While the purpose of each trust is designed to meet the specific needs of a person or family, there are characteristics common to all trusts. For example, each trust involves an interest in property that is held for the benefit of another. Notwithstanding certain elements common to all trusts, there are several different types of trusts. Trusts generally fall into one of two categories: revocable and irrevocable.
A revocable trust is one where the settlor, whose property was transferred to the trust, retains the right to revoke the trust during his or her lifetime. To revoke a trust means to cancel the trust and retake ownership of the property. If a revocable trust has not been revoked by the settlor, the trust may become irrevocable at death.
An irrevocable trust is created when property that has been transferred to trustee cannot be revoked. According to the laws governing trusts in California, an irrevocable trust may be terminated under some circumstances. For example, if all the beneficiaries of an irrevocable trust agree that the trust should be terminated, they may petition the court to compel the termination and distribution of trust property.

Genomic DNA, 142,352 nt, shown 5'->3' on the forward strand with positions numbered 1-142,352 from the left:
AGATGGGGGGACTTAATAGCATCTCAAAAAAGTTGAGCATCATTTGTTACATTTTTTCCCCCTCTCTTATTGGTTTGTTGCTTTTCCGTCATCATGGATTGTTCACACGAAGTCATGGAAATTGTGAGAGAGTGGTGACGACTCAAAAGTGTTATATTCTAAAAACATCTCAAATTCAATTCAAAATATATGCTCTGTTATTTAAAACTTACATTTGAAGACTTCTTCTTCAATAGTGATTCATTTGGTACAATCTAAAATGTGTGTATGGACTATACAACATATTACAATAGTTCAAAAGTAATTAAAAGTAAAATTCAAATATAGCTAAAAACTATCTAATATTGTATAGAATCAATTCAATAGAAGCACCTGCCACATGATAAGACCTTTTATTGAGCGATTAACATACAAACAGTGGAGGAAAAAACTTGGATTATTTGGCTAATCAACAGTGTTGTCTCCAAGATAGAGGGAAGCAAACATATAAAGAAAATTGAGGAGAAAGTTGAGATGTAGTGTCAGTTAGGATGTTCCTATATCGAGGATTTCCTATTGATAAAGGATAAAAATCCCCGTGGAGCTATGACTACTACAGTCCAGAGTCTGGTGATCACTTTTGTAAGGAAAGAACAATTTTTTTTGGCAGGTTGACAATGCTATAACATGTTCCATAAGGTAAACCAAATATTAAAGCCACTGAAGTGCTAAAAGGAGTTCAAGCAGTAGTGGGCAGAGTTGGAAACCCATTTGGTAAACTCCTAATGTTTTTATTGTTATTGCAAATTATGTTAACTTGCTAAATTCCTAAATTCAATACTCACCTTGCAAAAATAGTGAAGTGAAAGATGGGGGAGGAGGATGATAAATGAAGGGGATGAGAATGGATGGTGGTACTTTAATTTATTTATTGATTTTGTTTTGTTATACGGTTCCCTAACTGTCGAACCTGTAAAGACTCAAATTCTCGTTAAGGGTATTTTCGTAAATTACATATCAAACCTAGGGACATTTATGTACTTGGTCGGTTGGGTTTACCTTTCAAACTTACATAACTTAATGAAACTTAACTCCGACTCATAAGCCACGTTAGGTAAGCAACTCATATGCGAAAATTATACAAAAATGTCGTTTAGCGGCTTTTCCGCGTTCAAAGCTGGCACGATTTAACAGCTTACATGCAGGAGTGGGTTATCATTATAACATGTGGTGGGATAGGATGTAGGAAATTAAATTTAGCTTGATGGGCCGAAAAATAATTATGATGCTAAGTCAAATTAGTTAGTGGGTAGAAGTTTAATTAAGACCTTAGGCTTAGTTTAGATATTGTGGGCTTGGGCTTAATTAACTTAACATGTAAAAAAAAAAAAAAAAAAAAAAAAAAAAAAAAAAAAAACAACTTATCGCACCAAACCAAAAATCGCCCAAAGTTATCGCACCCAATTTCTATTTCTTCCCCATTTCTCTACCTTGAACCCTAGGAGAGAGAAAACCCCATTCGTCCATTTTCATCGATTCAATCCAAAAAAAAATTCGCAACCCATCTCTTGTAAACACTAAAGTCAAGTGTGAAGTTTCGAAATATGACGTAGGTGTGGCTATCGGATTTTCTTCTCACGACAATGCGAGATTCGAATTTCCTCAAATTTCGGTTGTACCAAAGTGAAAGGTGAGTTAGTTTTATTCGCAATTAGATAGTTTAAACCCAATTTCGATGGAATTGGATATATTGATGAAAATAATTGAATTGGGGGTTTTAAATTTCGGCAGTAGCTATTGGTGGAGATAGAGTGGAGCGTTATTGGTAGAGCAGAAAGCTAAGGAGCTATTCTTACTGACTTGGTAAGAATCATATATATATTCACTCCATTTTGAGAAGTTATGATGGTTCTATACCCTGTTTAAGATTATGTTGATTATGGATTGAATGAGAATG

Trusts may also be mandatory or discretionary with respect to distribution of the principal and income of the trust. A mandatory trust usually contains provisions that specify when and under what circumstances a beneficiary may require disbursements of trust earnings or principal. These circumstances usually comply with some standard for support. A discretionary trust, on the other hand, usually grants the trustee full power and authority to make distributions as the trustee deems most appropriate.
Other trusts are designed to comply with federal laws. Some beneficiaries who require additional support may also need qualify for federal benefits, such as Medicaid and Social Security Income.
This information is not comprehensive and should not be interpreted as legal advice. It is intended to provide only general information about trusts.